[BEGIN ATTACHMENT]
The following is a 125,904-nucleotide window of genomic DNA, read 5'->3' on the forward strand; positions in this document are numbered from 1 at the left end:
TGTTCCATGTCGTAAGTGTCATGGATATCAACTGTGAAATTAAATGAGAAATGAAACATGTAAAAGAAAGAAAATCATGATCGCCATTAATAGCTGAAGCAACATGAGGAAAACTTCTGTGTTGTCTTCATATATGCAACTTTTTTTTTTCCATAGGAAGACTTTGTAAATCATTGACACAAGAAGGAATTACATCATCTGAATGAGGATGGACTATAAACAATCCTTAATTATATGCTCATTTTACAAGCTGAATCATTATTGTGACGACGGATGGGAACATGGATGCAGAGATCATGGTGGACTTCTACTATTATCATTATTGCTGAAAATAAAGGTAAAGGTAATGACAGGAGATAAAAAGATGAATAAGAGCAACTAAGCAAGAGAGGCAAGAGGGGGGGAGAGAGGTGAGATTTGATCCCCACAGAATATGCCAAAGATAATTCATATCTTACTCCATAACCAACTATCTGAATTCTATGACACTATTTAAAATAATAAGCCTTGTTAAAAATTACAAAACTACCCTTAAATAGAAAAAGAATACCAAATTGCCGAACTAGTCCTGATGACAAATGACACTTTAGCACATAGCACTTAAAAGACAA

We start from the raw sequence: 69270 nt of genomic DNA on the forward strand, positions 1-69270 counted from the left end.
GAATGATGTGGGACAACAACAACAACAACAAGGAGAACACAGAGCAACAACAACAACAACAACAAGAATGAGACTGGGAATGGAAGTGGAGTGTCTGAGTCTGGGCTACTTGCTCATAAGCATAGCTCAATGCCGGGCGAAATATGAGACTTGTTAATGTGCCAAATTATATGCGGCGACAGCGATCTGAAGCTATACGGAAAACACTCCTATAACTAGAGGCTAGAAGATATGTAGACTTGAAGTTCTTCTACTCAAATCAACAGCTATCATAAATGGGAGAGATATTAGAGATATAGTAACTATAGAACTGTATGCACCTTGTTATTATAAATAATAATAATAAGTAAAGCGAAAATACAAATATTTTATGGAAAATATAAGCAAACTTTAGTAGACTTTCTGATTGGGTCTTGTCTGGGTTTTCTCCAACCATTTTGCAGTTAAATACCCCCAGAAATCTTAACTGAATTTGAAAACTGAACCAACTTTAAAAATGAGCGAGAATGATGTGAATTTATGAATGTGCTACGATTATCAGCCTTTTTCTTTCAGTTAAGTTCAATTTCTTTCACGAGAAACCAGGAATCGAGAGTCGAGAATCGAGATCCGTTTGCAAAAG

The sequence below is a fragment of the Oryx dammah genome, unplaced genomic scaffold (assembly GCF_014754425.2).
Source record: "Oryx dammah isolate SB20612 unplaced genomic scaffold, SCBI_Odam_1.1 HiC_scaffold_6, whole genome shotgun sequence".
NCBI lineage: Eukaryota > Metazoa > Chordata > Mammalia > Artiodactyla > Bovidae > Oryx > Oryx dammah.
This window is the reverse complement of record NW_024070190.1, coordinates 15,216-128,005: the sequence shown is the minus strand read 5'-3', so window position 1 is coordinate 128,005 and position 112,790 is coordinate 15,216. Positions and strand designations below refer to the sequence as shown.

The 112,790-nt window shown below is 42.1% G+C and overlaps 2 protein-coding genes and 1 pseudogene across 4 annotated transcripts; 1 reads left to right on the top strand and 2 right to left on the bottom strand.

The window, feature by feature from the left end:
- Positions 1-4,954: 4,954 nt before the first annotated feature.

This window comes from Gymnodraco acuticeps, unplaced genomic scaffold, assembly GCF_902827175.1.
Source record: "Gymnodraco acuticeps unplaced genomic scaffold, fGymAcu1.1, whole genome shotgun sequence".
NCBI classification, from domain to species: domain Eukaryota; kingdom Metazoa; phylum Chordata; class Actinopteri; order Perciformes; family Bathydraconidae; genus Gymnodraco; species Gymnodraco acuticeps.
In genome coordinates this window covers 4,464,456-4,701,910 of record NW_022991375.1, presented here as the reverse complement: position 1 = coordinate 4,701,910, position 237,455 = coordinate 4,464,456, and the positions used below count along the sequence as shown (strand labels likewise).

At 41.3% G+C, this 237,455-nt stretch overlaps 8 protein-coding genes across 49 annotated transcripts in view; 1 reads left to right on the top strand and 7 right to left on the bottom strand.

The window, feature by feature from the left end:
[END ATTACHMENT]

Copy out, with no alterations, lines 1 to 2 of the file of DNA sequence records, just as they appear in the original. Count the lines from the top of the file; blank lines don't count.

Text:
The following is a 125,904-nucleotide window of genomic DNA, read 5'->3' on the forward strand; positions in this document are numbered from 1 at the left end:
TGTTCCATGTCGTAAGTGTCATGGATATCAACTGTGAAATTAAATGAGAAATGAAACATGTAAAAGAAAGAAAATCATGATCGCCATTAATAGCTGAAGCAACATGAGGAAAACTTCTGTGTTGTCTTCATATATGCAACTTTTTTTTTTCCATAGGAAGACTTTGTAAATCATTGACACAAGAAGGAATTACATCATCTGAATGAGGATGGACTATAAACAATCCTTAATTATATGCTCATTTTACAAGCTGAATCATTATTGTGACGACGGATGGGAACATGGATGCAGAGATCATGGTGGACTTCTACTATTATCATTATTGCTGAAAATAAAGGTAAAGGTAATGACAGGAGATAAAAAGATGAATAAGAGCAACTAAGCAAGAGAGGCAAGAGGGGGGGAGAGAGGTGAGATTTGATCCCCACAGAATATGCCAAAGATAATTCATATCTTACTCCATAACCAACTATCTGAATTCTATGACACTATTTAAAATAATAAGCCTTGTTAAAAATTACAAAACTACCCTTAAATAGAAAAAGAATACCAAATTGCCGAACTAGTCCTGATGACAAATGACACTTTAGCACATAGCACTTAAAAGACAA